Kudos to all the central Illinois individuals and groups that come to the State Capitol and talk with me and other state officials about the issues important to you!
On May 2, I met with several members of the Board of Trustees for the Heartland Community College in Bloomington.
Also on May 2, students from Riverton Middle School and from Bloomington Junior High School displayed their projects during TECH 2012, a demonstration of school technology.
SENATE VOTES TO END LEGISLATIVE SCHOLARSHIPS
Lawmakers are one step closer to eliminating the scandal-plagued General Assembly legislative scholarship program.
On May 3, the Senate approved House Bill 3810, which would end the controversial program. The measure now returns to the House of Representatives for approval of a change made to the original bill, which creates a Tuition and Fee Waiver Task Force to review the use of tuition and fee waivers at Illinois’ public universities.
My Senate Republican colleagues and I voluntarily walked away from the controversial program in early 2012. I was one of the first legislators to call for eliminating the scholarship program, and in recent years have sponsored several bills like House Bill 3810. Those bills were never allowed a hearing by Democrat leaders. I am pleased that they finally agree that the program must be ended.
The media have uncovered a number of abuses relating to the General Assembly Scholarship Program, including allegations that lawmakers awarded the scholarships to benefit friends, lobbyists and campaign donors; or awarded the waivers to students outside their district.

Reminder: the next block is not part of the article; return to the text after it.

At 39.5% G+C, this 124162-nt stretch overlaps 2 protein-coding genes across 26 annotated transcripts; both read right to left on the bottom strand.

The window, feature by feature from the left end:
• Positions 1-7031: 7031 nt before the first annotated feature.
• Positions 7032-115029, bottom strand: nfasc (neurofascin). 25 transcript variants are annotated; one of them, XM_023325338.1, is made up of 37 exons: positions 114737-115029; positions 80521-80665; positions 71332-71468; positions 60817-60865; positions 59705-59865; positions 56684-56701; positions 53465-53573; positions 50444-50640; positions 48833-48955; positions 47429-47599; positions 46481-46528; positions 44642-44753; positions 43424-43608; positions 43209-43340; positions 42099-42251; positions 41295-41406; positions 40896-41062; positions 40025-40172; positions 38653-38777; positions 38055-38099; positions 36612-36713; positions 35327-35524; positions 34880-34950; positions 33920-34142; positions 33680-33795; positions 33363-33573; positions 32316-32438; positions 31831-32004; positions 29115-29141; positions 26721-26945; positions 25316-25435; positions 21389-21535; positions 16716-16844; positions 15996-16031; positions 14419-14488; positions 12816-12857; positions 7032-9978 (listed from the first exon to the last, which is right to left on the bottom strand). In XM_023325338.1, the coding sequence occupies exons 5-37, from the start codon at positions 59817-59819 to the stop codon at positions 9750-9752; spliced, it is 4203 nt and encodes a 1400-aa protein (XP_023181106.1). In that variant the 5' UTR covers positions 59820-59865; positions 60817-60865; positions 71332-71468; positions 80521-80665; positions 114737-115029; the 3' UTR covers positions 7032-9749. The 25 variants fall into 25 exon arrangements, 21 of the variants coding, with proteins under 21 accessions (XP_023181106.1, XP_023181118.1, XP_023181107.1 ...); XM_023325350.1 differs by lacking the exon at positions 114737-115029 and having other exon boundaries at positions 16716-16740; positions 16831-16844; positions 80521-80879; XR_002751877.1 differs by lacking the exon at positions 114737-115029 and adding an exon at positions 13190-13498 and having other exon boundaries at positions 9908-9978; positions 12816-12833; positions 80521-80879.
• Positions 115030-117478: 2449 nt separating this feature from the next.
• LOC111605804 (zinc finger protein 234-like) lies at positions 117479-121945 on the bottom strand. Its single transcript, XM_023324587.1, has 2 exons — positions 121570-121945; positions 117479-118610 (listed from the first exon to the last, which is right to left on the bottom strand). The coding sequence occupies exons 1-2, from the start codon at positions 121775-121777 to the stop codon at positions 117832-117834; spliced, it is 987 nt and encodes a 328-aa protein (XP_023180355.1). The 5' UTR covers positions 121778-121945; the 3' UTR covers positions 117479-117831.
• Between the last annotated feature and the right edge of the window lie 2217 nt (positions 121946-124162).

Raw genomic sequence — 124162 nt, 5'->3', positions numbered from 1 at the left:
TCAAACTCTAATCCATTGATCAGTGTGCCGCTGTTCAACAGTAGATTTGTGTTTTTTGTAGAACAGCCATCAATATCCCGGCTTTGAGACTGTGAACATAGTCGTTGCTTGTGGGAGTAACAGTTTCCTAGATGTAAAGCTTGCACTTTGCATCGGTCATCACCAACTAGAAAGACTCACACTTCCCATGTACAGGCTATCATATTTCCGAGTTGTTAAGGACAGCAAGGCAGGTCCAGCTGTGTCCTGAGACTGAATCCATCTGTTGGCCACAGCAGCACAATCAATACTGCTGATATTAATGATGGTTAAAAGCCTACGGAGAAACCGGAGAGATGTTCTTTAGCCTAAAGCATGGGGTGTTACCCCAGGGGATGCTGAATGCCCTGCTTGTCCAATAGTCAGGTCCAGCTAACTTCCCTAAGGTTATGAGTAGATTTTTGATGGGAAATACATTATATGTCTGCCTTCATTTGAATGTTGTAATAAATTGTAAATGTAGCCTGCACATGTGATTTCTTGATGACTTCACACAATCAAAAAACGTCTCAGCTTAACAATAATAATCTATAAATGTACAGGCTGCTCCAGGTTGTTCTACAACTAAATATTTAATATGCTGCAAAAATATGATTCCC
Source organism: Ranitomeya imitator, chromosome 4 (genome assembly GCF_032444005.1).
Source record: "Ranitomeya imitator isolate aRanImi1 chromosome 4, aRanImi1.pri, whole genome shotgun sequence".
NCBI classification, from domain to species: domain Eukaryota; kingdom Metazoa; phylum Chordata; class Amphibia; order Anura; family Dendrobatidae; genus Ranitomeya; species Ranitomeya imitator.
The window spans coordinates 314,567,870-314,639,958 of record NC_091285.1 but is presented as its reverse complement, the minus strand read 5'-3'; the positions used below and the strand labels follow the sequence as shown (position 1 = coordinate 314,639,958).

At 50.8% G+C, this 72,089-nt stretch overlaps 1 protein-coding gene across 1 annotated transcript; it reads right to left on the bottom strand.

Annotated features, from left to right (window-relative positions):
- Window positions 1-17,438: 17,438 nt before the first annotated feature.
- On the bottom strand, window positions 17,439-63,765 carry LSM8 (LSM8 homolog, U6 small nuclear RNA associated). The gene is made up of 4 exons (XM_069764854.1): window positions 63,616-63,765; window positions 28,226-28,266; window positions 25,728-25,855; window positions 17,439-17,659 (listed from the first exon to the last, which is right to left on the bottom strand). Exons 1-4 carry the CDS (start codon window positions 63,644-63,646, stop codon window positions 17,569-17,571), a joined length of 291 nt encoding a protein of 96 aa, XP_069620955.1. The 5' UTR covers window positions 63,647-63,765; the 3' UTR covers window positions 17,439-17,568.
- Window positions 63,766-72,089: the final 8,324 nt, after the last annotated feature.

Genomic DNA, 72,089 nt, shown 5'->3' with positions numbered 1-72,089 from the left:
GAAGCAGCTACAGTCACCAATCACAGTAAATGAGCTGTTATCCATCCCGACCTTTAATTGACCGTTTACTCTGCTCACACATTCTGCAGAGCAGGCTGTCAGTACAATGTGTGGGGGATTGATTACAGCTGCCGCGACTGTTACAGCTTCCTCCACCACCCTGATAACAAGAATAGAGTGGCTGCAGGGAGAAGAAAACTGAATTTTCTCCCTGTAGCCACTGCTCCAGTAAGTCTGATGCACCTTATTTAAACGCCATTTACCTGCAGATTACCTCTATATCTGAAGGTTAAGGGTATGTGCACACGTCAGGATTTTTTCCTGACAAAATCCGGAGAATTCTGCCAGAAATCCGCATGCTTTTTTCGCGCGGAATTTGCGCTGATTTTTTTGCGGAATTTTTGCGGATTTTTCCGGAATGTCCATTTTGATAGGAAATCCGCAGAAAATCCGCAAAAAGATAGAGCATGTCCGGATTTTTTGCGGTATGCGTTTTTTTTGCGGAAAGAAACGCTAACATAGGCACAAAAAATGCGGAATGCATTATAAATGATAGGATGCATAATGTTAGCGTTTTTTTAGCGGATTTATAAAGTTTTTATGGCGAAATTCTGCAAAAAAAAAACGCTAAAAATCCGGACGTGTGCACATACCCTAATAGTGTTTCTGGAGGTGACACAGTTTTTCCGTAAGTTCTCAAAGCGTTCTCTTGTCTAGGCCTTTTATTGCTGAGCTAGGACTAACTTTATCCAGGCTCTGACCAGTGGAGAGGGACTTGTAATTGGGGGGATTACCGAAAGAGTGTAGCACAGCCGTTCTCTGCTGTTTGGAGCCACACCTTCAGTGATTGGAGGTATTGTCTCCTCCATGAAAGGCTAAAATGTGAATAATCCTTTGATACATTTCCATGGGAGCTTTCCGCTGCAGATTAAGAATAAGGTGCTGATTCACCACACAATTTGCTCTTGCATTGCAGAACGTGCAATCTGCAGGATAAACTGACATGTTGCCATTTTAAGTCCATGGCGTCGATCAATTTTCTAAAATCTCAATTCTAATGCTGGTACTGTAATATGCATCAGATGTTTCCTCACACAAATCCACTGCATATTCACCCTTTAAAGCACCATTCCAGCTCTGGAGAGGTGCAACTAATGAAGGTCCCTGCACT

The legislative scholarships are also a financial drain on Illinois’ higher education system. The state does not reimburse colleges for the cost of the program, which totals more than $13 million per year. Instead, the costs are passed on to other students in higher tuition and fees.
LETTING THE VOTERS DECIDE
The Senate also advanced a Constitutional amendment that would make it more difficult for lawmakers to increase employee pension benefits in the future. The measure would also make it harder for local governmental bodies to increase pension benefits.
Having been approved by the Senate, the Constitutional amendment now goes on the ballot and Illinois voters will be given the opportunity in November to weigh in on the measure.
If approved by voters, the measure would require a three-fifths vote of the General Assembly to pass increased pension benefits for employees in the future.
COGFA VOTES AGAINST CLOSING FACILITIES
On May 1, the Commission on Government Forecasting and Accountability (COGFA) voted against Governor Pat Quinn’s proposed closure of four correctional facilities, an Illinois Youth Center and the Murray Developmental Center.
The bipartisan legislative panel supports Governor Quinn’s proposals to save the state money, but expressed deep concerns about the economic impact on the communities of Centralia, Tamms, Dwight, Peoria and additional job losses in the suburban areas.
COGFA’s recommendation is only advisory. The final decision rests with the Governor.